Sponsored by Carl Zeiss
BY PROF. OLIVER FINDL, MD
Professor and Director of the Hanusch Hospital
Prof. Findl is an anterior segment specialist. From 1994 to 2006, he had a tenure as associate at the Vienna University Hospital (AKH), Department of Ophthalmology. Thereafter, he was appointed Consultant Ophthalmic Surgeon at the renowned Moorfields Eye Hospital in London. In August 2009, Prof. Findl was appointed Director of the Department of Ophthalmology at the Vienna Hanusch Hospital. He founded the Vienna Institute of Research in Ocular Surgery (VIROS). Apart from his full time job at the Vienna Hanusch Hopsital, he continued to work as a part time Consultant Ophthalmic Surgeon at Moorfields Eye Hospital from 2009 until 2014.
A patient presented at our clinic with reading difficulties and complained about blurred vision since some weeks, even when wearing glasses. His decimal corrected distance visual acuity (CDVA) was 1.0 in the right eye (OD) and 0.2 in the left eye (OS). The slit lamp examination revealed a posterior subcapsular cataract in both eyes, incipient in the right eye (LOCS II grading: N0C0P1) and moderate in the left eye (LOCS II grading: N0C0P2). The fundus in the right eye was normal. The fundus view of the left eye was slightly impaired due to the subcapsular cataract but showed an attached retina and a hemorrhage of the superior arcade.
We performed an IOLMaster 700 measurement (Figure 1) to calculate the intraocular lens power for this patient. The axial length scan was successful but the macula scan clearly showed intraretinal fluid. This made us perform an additional SD-OCT examination.
Finally, the OCT (Figure 2) measurement revealed cystoid changes from a branch retinal vein occlusion in the superior temporal branch of the left eye.
TREATMENT & OUTCOME
Based on these new findings we did not immediately perform the cataract surgery as initially planned, but started an intravitreal treatment of the left eye with bevacizumab. After three injections, no more intraretinal fluid could be detected and the patient was scheduled for cataract surgery. The anti-VEGF therapy was continued in the left eye.
After uneventful cataract surgery, the patient’s decimal CDVA improved to 1.0 in the right eye and 0.8 in the left eye.
The prevalence of macular pathologies has been studied in detail.1 Specifically, branch retinal vein occlusion, which was diagnosed in our patient, has a prevalence of 0.44%.2 This number is too low to justify a regular macular screening of cataract patients before surgery but too high to be neglected. Furthermore, the reimbursement situation in ophthalmology clinics makes a routine SD-OCT scan of all cataract patients challenging.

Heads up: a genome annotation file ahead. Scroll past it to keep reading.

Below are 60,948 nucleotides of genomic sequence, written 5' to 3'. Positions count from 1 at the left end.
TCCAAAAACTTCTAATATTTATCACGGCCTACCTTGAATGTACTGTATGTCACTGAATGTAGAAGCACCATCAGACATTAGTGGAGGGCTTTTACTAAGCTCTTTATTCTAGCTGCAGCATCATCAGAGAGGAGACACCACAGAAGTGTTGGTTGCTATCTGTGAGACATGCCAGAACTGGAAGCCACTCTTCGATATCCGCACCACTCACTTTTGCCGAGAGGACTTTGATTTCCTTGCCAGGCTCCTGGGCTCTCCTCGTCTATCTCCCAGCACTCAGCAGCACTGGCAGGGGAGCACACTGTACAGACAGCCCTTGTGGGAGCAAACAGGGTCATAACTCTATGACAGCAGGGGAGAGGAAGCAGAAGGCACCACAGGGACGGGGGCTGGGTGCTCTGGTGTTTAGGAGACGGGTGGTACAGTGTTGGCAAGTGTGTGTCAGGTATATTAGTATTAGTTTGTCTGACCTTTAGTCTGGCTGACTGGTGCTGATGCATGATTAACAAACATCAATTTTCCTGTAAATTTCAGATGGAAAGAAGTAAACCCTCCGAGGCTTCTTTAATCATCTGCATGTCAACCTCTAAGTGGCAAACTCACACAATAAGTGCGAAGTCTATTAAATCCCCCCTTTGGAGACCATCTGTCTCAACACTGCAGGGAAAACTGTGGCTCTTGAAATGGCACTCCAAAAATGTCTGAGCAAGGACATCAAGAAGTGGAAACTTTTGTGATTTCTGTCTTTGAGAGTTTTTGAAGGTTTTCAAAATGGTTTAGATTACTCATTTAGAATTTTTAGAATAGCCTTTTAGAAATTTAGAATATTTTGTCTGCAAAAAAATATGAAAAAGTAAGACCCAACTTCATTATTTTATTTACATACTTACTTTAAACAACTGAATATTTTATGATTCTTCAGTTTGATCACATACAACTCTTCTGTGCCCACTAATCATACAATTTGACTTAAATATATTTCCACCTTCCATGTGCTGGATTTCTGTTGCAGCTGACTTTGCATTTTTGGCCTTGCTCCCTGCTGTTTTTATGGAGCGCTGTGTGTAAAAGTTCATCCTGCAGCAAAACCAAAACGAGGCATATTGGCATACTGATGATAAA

However, if a device like a biometer, which is routinely used for diagnostics and measurements of cataract patients, would indicate a macular problem, this would be a considerable benefit for the workflow, patient safety and outcome of the surgery.
In our case, the measurement with the IOLMaster 700 alerted us to examine the patient further with regard to his macula.
Specifically, the Fixation Check scan function was helpful in our situation. The Fixation Check is a unique feature of the IOLMaster 700 which delivers the OCT-image of the fovea (Figure 3). The surgeon can see the foveal pit to ensure that the patient has properly fixated. However, besides this improvement of confidence in our measurements, this feature helps to identify macular morphologies and structures and to notice abnormalities such as macular holes, epiretinal membranes, age-related macular degeneration and – as in our case – retinal vein occlusion.
Although this Fixation Check is a very helpful feature to indicate macular problems, the IOLMaster 700 clearly does not supersede the SD-OCT examination in cases with suspected macular pathology. Nonetheless, we consider this early detection feature in our high-volume clinic as invaluable.
The SWEPT Source OCT biometer IOLMaster 700 from ZEISS provides major advantages compared to earlier versions of this platform. This includes a higher accuracy of measurements and the possibility of detecting unusual eye geometries and poor fixation patterns. Besides allowing more accurate IOL power calculations, this device can indicate macular abnormalities via the Fixation Check function, which can be verified by subsequent SD-OCT examinations. Surgeons and patients will profit from this additional feature, which improves workflow and the probability to detect macular abnormalities in cataract patients.
1. Wong WL, Su X, Li X, Cheung CM, Klein R, Cheng CY, Wong TY. Global prevalence of age-related macular degeneration and disease burden projection for 2020 and 2040: a systematic review and meta-analysis. Lancet Glob Health. 2014;2:e106-16.
2. Rogers S, McIntosh RL, Cheung N, Lim L, Wang JJ, Mitchell P, Kowalski JW, Nguyen H, Wong TY; International Eye Disease Consortium. The prevalence of retinal vein occlusion: pooled data from population studies from the United States, Europe, Asia, and Australia. Ophthalmology 2010;117:313-9.